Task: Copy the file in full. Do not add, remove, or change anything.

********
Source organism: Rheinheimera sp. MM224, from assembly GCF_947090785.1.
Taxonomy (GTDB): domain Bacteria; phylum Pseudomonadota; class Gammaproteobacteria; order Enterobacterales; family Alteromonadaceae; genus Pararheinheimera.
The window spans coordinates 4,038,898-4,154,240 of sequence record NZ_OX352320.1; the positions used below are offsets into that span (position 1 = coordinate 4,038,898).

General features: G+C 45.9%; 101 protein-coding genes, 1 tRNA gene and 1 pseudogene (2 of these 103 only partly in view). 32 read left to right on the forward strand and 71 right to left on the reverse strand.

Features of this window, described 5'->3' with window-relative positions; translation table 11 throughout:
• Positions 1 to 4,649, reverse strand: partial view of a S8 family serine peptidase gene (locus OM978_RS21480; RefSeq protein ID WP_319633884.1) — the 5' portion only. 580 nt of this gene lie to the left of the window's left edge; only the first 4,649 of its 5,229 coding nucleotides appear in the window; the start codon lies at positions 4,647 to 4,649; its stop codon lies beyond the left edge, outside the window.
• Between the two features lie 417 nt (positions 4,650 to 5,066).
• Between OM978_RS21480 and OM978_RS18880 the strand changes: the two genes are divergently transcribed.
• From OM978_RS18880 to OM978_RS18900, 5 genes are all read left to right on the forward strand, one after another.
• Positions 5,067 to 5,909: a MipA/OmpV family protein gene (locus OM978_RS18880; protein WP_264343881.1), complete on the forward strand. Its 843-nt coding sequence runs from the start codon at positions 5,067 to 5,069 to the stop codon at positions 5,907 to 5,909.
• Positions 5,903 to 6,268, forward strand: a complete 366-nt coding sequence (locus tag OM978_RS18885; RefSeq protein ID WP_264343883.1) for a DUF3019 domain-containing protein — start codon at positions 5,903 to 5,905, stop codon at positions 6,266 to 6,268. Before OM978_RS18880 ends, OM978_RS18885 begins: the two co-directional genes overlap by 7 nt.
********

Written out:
Source organism: Rheinheimera sp. MM224, from assembly GCF_947090785.1.
Taxonomy (GTDB): domain Bacteria; phylum Pseudomonadota; class Gammaproteobacteria; order Enterobacterales; family Alteromonadaceae; genus Pararheinheimera.
The window spans coordinates 4,038,898-4,154,240 of sequence record NZ_OX352320.1; the positions used below are offsets into that span (position 1 = coordinate 4,038,898).

General features: G+C 45.9%; 101 protein-coding genes, 1 tRNA gene and 1 pseudogene (2 of these 103 only partly in view). 32 read left to right on the forward strand and 71 right to left on the reverse strand.

Features of this window, described 5'->3' with window-relative positions; translation table 11 throughout:
• Positions 1 to 4,649, reverse strand: partial view of a S8 family serine peptidase gene (locus OM978_RS21480; RefSeq protein ID WP_319633884.1) — the 5' portion only. 580 nt of this gene lie to the left of the window's left edge; only the first 4,649 of its 5,229 coding nucleotides appear in the window; the start codon lies at positions 4,647 to 4,649; its stop codon lies beyond the left edge, outside the window.
• Between the two features lie 417 nt (positions 4,650 to 5,066).
• Between OM978_RS21480 and OM978_RS18880 the strand changes: the two genes are divergently transcribed.
• From OM978_RS18880 to OM978_RS18900, 5 genes are all read left to right on the forward strand, one after another.
• Positions 5,067 to 5,909: a MipA/OmpV family protein gene (locus OM978_RS18880; protein WP_264343881.1), complete on the forward strand. Its 843-nt coding sequence runs from the start codon at positions 5,067 to 5,069 to the stop codon at positions 5,907 to 5,909.
• Positions 5,903 to 6,268, forward strand: a complete 366-nt coding sequence (locus tag OM978_RS18885; RefSeq protein ID WP_264343883.1) for a DUF3019 domain-containing protein — start codon at positions 5,903 to 5,905, stop codon at positions 6,266 to 6,268. Before OM978_RS18880 ends, OM978_RS18885 begins: the two co-directional genes overlap by 7 nt.